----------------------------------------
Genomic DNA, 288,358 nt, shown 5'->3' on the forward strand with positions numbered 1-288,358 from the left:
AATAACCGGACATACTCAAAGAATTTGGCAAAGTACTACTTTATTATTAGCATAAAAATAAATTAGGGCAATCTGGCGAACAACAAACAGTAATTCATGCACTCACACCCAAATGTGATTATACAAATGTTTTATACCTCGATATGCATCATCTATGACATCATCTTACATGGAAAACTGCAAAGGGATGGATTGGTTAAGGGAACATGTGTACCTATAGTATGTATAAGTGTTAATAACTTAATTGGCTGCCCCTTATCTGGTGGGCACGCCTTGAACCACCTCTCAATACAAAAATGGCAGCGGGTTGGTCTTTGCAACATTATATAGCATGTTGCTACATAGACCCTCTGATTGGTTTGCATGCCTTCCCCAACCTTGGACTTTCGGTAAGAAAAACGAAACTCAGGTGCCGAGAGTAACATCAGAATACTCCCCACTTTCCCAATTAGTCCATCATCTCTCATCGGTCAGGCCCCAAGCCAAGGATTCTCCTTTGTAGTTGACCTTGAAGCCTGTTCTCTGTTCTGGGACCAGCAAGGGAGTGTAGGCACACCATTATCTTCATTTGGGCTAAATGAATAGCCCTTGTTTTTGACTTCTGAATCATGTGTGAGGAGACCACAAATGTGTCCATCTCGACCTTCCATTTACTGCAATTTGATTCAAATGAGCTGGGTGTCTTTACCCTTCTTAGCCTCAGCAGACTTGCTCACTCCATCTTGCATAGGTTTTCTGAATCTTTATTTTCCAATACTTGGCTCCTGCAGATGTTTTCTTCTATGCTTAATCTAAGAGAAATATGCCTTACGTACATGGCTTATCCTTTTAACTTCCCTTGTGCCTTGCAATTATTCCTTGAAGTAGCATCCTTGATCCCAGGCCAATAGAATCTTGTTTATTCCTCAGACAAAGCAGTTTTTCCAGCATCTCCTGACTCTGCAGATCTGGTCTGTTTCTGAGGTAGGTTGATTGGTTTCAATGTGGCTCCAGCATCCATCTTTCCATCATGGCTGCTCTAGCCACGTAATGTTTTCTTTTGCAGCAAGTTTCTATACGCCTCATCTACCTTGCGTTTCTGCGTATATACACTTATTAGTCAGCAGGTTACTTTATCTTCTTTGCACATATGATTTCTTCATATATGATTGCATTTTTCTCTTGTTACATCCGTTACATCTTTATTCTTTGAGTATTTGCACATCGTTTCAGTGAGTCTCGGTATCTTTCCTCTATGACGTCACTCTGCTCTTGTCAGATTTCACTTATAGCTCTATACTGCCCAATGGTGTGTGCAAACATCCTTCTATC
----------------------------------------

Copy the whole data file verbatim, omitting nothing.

Genomic DNA, 288,358 nt, shown 5'->3' on the forward strand with positions numbered 1-288,358 from the left:
AATAACCGGACATACTCAAAGAATTTGGCAAAGTACTACTTTATTATTAGCATAAAAATAAATTAGGGCAATCTGGCGAACAACAAACAGTAATTCATGCACTCACACCCAAATGTGATTATACAAATGTTTTATACCTCGATATGCATCATCTATGACATCATCTTACATGGAAAACTGCAAAGGGATGGATTGGTTAAGGGAACATGTGTACCTATAGTATGTATAAGTGTTAATAACTTAATTGGCTGCCCCTTATCTGGTGGGCACGCCTTGAACCACCTCTCAATACAAAAATGGCAGCGGGTTGGTCTTTGCAACATTATATAGCATGTTGCTACATAGACCCTCTGATTGGTTTGCATGCCTTCCCCAACCTTGGACTTTCGGTAAGAAAAACGAAACTCAGGTGCCGAGAGTAACATCAGAATACTCCCCACTTTCCCAATTAGTCCATCATCTCTCATCGGTCAGGCCCCAAGCCAAGGATTCTCCTTTGTAGTTGACCTTGAAGCCTGTTCTCTGTTCTGGGACCAGCAAGGGAGTGTAGGCACACCATTATCTTCATTTGGGCTAAATGAATAGCCCTTGTTTTTGACTTCTGAATCATGTGTGAGGAGACCACAAATGTGTCCATCTCGACCTTCCATTTACTGCAATTTGATTCAAATGAGCTGGGTGTCTTTACCCTTCTTAGCCTCAGCAGACTTGCTCACTCCATCTTGCATAGGTTTTCTGAATCTTTATTTTCCAATACTTGGCTCCTGCAGATGTTTTCTTCTATGCTTAATCTAAGAGAAATATGCCTTACGTACATGGCTTATCCTTTTAACTTCCCTTGTGCCTTGCAATTATTCCTTGAAGTAGCATCCTTGATCCCAGGCCAATAGAATCTTGTTTATTCCTCAGACAAAGCAGTTTTTCCAGCATCTCCTGACTCTGCAGATCTGGTCTGTTTCTGAGGTAGGTTGATTGGTTTCAATGTGGCTCCAGCATCCATCTTTCCATCATGGCTGCTCTAGCCACGTAATGTTTTCTTTTGCAGCAAGTTTCTATACGCCTCATCTACCTTGCGTTTCTGCGTATATACACTTATTAGTCAGCAGGTTACTTTATCTTCTTTGCACATATGATTTCTTCATATATGATTGCATTTTTCTCTTGTTACATCCGTTACATCTTTATTCTTTGAGTATTTGCACATCGTTTCAGTGAGTCTCGGTATCTTTCCTCTATGACGTCACTCTGCTCTTGTCAGATTTCACTTATAGCTCTATACTGCCCAATGGTGTGTGCAAACATCCTTCTATC